I want to monitor other SQL servers than Microsoft SQL, Oracle or mySQL. How can I do this?
Important note: The information in the article below is outdated and shown for reference purposes only. Please use the ADO SQL v2 sensor (available as of PRTG version 16.2.24) to monitor databases using an ADO connection.
Monitoring (Almost) Any SQL Server Through ADO with PRTG Network Monitor
Using a custom EXE sensor script for PRTG you can monitor any SQL server using ActiveX Data Objects (ADO) and the PowerShell scripting language.
There are two usage scenarios for this script:
- Using this script you will be able to monitor any data source with PRTG that is accessible through ADO, including many database servers (e.g. SQL Server, Oracle, IBM DB2, MySQL, Sybase, Informix, Interbase, Firebird) as well as data files (Excel, Access, SQlite, Foxpro, Filemaker). Even Sharepoint, MS Project, Active Directory and Exchange are possible.
- Although PRTG has built-in native sensors for the most used databases (Microsoft, MySQL and Oracle SQL servers) it can sometimes be helpful to use the ADO interface for monitoring.
How to do it
- First you need the "connection string" which tells ADO where and how to connect. The website http://www.connectionstrings.com/ offers predefined connections string for over 50 different data sources.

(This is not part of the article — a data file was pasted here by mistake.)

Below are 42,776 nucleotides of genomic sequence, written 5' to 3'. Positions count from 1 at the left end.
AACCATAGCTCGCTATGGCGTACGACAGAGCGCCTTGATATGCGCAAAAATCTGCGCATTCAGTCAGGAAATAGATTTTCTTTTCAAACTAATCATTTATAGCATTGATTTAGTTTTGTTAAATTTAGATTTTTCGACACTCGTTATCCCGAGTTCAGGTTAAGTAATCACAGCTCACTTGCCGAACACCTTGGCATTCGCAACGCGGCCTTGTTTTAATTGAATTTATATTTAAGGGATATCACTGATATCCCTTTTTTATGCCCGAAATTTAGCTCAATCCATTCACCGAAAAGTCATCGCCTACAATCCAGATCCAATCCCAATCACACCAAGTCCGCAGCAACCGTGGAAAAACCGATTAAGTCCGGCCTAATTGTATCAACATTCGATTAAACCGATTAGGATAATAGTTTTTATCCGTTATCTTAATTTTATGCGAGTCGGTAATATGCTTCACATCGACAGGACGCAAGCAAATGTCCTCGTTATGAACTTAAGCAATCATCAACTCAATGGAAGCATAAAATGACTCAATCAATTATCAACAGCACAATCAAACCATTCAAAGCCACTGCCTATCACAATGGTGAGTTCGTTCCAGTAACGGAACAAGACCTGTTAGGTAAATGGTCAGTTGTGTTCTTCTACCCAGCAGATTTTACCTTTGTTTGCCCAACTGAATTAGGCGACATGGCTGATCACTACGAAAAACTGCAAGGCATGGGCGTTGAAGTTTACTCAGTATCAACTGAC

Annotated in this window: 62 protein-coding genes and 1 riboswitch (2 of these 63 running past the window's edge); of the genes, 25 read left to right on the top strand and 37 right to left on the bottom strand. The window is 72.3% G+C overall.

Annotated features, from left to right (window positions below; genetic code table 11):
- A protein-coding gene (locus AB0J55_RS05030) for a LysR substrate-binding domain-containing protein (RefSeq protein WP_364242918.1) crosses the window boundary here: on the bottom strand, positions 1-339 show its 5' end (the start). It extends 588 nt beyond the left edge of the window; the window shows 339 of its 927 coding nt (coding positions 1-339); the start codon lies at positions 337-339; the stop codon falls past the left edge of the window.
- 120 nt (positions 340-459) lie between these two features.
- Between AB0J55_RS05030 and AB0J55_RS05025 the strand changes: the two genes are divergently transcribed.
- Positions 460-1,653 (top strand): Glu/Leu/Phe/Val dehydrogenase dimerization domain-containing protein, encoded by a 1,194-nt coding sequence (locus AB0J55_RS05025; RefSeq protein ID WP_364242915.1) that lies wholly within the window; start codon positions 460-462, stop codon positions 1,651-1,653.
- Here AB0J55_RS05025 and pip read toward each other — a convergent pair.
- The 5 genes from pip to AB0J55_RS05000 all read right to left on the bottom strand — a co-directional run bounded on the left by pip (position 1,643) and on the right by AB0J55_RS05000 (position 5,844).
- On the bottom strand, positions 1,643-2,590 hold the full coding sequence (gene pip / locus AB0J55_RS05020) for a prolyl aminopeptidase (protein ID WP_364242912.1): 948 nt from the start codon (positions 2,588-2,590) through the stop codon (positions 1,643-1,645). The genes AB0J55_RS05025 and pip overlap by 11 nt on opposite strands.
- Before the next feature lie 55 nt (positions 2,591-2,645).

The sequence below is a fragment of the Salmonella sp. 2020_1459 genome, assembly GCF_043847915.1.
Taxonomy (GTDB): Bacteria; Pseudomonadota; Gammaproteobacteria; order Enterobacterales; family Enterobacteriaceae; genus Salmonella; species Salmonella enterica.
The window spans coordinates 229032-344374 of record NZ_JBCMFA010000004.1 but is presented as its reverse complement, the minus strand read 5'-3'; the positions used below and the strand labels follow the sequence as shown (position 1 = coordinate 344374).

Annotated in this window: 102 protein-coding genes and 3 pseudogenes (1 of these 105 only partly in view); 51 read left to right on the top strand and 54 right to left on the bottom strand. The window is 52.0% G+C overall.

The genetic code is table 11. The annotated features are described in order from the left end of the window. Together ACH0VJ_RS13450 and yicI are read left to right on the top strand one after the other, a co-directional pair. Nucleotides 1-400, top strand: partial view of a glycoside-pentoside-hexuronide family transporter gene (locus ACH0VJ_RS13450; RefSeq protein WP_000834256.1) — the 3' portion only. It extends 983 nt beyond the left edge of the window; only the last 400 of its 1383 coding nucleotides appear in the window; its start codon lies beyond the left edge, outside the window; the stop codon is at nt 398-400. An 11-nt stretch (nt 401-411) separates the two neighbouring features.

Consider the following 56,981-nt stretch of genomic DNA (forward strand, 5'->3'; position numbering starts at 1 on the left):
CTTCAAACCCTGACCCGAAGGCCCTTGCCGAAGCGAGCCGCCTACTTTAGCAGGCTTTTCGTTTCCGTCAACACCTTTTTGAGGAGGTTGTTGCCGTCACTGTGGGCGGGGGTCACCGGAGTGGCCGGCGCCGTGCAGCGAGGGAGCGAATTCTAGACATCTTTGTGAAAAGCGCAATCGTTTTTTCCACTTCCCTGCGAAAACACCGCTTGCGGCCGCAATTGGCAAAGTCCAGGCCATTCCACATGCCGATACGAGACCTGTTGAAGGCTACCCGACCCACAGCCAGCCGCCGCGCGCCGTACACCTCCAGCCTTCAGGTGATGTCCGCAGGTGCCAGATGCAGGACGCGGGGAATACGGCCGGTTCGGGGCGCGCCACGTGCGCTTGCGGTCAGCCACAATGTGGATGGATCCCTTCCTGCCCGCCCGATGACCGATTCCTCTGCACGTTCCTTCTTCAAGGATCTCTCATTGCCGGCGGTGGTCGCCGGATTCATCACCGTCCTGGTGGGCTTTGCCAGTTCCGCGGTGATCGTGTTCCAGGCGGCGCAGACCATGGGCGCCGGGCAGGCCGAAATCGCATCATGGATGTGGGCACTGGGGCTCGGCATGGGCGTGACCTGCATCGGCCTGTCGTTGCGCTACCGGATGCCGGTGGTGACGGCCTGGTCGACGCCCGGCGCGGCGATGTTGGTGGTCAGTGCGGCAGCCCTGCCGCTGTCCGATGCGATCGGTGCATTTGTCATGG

- For Windows XP/2003/Vista/2008 R1: Download and install PowerShell on the machine that will run the script (your core server or a system running the associated probe). PowerShell is already included in Windows 7 and 2008 R2.
- Download the script Demo Powershell Script - Connecting to database with ADO.ps1 from the PRTG Addons Google Code project and place it into the following folder either on your PRTG core installation (if you want to use the LocalProbe) or on a Remote Probe System. Note: The script as well the Google Code project are deprecated and not available anymore!
\prtg network monitor\custom sensors\exe
- Edit the settings in the "Parameters" section of the ps1 file for your needs.
- In PRTG's web interface: create a new Custom EXE Sensor and select the filename mentioned above.
That's it, you should now see the sensor's results.
It's a good practice to not enter passwords, parameters, etc. directly into your script. Instead, you can use the parameter field in PRTG to hand over these values to your script when calling it.
Information about signing Powershell scripts and the Execution Policy for scripts can be found in the following external resources:
it's still possible to get that demo script? I can't find in the link above :/ Or is it now better way how to monitor Firebird database?
Thanks for reply.
we recommend that you use the ADO SQL v2 sensor to monitor databases via an ADO connection.
Because PRTG includes an ADO SQL sensor out of the box, the script in the article above is deprecated and not available anymore.
Thanks for your reply. Glad to hear I can use this sensor, but I cant't find in sensor list. It's not in Database target system type and it's not in list when I try to look for "ADO" or "SQL". My version of PRTG Network Monitor is 184.108.40.20669.
This sensor type is available with 16.2.24 or higher. Please update to 16.2.24 stable.